Are Magic Mushrooms Legal in the UK?

Magic Mushrooms are currently not legal

Magic Mushrooms containing Psilocybin are currently a Class A drug in Schedule 1 restrictions.

Medical psychedelic research has undergone a renaissance in recent years. Psychedelics include plant medicines such as psilocybin (the active constituent of magic mushrooms), Ayahuasca (a powerful psychedelic used by indigenous populations, made from Banisteriopsis caapi vine, and often consumed as a tea), and those synthesised in the laboratory, including Lysergic acid diethylamide (LSD) and MDMA (ecstasy).

What do the ‘classes’ of controlled drugs refer to?

This is the grouping system used by the Misuse of Drugs Act to reflect how dangerous substance is.
Drugs are grouped into a ‘Class’ – either A, B or C according to their risk level, with Class A substances
the most dangerous.

Class A

Class A drugs include:

  • Cocaine
  • Crack cocaine
  • Ecstasy (MDMA)
  • Heroin
  • LSD
  • Magic mushrooms
  • Methadone
  • Methamphetamine (crystal meth)

What do the ‘schedules’ of controlled drugs refer to?

Drugs are divided into schedules, each specifying the requirements governing such activities as import, export, production, supply, possession, and record keeping which apply to them, for example in research-based circumstances.

They are are grouped into one of five ‘Schedules’ with Schedule 1 having the tightest controls.

Some drugs that are in Schedule 2 are potentially more dangerous than Magic Mushrooms.

For substances in Schedule 1, a Home Office licence is generally required for their production, possession, or supply. This involves an assessment of laboratories by Home Office staff, which is a time-consuming process that can take up to six months. This process has been further delayed by COVID-19, with the Home Office ceasing to carry out checks.

Current license holders have been able to continue using their existence licenses, but the application process for prospective researchers has become even more difficult. 

A controlled drug register must be used to record details of any Schedule 1 controlled drugs received or supplied by a licensed supplier. The drug has to be destroyed after use, under supervision by a qualified person, e.g. specialist pharmacist.

Researchers seeking to work on potential new treatments for treatment resistant depression (TRD) using psilocybin have to pay £3,000 for a new licence.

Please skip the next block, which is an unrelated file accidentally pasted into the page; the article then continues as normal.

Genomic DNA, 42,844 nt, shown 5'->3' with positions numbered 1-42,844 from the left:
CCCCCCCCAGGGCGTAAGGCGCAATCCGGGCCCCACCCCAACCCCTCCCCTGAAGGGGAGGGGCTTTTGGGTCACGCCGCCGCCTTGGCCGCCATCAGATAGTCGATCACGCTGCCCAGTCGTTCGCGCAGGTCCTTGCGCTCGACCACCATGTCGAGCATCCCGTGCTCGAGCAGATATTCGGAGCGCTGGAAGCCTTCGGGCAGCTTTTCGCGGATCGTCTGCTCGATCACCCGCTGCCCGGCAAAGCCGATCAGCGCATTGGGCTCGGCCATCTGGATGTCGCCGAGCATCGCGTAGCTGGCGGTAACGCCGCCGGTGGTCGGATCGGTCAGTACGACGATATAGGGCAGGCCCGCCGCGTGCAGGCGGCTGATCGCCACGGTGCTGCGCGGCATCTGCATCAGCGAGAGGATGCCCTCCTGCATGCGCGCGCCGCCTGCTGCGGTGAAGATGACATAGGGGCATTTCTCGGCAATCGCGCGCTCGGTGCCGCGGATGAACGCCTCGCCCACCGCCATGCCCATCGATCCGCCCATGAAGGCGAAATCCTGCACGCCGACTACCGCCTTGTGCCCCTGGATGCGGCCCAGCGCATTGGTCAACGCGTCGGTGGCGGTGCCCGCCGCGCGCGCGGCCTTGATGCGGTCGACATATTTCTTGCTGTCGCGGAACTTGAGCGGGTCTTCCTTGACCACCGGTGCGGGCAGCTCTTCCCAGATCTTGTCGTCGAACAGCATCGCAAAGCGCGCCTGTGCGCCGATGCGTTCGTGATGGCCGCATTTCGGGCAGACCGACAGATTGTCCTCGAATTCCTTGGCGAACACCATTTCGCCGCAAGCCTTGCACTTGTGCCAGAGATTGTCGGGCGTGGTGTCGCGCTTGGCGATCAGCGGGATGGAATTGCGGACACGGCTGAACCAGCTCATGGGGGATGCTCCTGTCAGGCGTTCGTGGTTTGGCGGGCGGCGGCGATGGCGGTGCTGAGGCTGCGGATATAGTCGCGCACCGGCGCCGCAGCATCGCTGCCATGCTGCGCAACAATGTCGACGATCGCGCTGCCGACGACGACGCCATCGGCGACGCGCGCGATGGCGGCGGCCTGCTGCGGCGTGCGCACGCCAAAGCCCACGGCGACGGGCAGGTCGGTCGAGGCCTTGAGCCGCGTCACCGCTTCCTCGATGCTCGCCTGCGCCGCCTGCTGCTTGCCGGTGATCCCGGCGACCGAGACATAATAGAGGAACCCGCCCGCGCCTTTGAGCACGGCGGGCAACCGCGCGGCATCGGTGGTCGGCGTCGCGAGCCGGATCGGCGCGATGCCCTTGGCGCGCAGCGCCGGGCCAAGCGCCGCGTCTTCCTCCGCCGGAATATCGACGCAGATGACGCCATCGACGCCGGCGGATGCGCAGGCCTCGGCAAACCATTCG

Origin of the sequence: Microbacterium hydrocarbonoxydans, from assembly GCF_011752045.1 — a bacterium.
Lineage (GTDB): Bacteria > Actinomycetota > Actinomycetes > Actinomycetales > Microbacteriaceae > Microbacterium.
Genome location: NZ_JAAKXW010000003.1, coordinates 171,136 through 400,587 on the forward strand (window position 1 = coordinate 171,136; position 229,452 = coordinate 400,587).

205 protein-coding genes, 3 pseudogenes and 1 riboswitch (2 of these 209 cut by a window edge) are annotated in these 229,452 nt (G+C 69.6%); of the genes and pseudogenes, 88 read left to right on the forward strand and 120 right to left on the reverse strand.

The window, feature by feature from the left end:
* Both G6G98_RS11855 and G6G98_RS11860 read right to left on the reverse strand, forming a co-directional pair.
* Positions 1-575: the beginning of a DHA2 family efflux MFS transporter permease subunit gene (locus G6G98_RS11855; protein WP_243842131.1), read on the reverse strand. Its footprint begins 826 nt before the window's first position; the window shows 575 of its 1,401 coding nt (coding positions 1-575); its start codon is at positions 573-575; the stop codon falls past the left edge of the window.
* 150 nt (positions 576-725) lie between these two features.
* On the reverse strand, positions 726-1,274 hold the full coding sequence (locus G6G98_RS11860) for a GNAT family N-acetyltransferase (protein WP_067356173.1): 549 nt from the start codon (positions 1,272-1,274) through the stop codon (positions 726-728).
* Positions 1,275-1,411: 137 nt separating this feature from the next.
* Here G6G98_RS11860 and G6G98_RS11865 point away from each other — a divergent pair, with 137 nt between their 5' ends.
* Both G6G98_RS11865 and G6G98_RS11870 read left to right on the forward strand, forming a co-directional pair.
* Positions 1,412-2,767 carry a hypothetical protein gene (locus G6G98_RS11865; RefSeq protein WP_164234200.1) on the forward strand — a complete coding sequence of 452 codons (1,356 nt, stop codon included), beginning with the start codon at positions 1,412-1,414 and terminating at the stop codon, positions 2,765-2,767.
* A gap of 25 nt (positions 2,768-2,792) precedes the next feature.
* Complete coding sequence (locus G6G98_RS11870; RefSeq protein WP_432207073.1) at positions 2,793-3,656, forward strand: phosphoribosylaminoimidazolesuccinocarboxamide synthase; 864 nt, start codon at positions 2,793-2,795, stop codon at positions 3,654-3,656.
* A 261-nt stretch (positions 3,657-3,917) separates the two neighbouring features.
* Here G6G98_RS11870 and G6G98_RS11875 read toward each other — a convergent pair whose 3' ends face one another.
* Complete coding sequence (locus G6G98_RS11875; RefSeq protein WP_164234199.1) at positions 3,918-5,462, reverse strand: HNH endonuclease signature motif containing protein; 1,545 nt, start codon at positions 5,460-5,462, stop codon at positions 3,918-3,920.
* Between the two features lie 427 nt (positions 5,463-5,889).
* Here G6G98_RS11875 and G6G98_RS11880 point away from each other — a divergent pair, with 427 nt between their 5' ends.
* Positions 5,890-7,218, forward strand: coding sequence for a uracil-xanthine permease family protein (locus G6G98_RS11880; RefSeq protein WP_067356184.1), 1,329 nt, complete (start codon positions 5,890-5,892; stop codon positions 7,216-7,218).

Also delays (up to one year in some cases, due to its classification as a Schedule 1 substance. 

This is in spite of existing evidence of its safety, medical benefit and its potential as the basis for new treatments for depression

This delay and cost is compounded by the time taken for necessary ethical and Home Office processes to obtain a license to carry out research programme – typically at least 1 year for a new license, and 4-6 months to amend an existing license.

Scheduling is not merely a theoretical issue – it determines which research projects researchers choose to consider, which get approved, and how billions of pounds of R&D funds in the UK and international pharma industry are committed. 

The status of psilocybin in Schedule 1 creates costly and time-consuming bureaucracy before research can even begin, restricting the potential of the UK’s smaller research institutions and pharmaceutical companies in contributing to this emerging area.

In order to enable this research in the UK, this Government needs to move psilocybin from Schedule 1 to Schedule 2 of the 1971 Misuse of Drugs Act.

There is no evidence to support psilocybin being in Schedule 1

Risk reviews have consistently shown that, provided participants are psychologically prepared and take drugs derived from psychedelics in a controlled setting, the effects can be significantly beneficial. Psychedelics have a low physiological risk when used outside of a clinical setting to users and society.

It is also notable that some of the substances in lower Schedules than psychedelics include heroin, cocaine, and ketamine – which are all managed responsibly by research staff. Schedule 1 is reserved for substances with no medical value – whereas psilocybin clearly has such value.

Science has moved on

psilocybin therapy

There is now sufficient evidence of potential medical benefit for medicines derived from psychedelics. Moving psychedelics from Schedule 1 to a lower Schedule would enable our drug regulations to continue working in the way that they were intended – allowing medical and pharmaceutical research, and continuing to guarantee secure and responsible stewardship of substances in a small number of properly regulated organisations.

By rescheduling psilocybin to Schedule 2, many opportunities can be realised. There will be benefits, not just in the field of health and social care, but also research leadership, industrial, and financial rewards.

Psilocybin and other psychedelics are already being rescheduled in other countries

Many other countries – including the US – have relaxed controls on psilocybin to enable research. The FDA has also fast tracked MDMA for treatment of PTSD, and Psilocybin for severe depression. Psilocybin is derived from fungi native to the UK, which – combined with research expertise and funding – means there is huge potential for the UK to tap into a lucrative market.

To study Magic Mushrooms you can purchase SPORES to look at under a microscope.

Possession penalty

There is no penalty for carrying psychoactive substances.

Supply and production penalty

You can get up to 7 years in prison, an unlimited fine or both if you:

  • Carry a psychoactive substance and you intend to supply it
  • Make a psychoactive substance
  • Sell, deal or share a psychoactive substance (also called supplying them)
Author: PsyNurse

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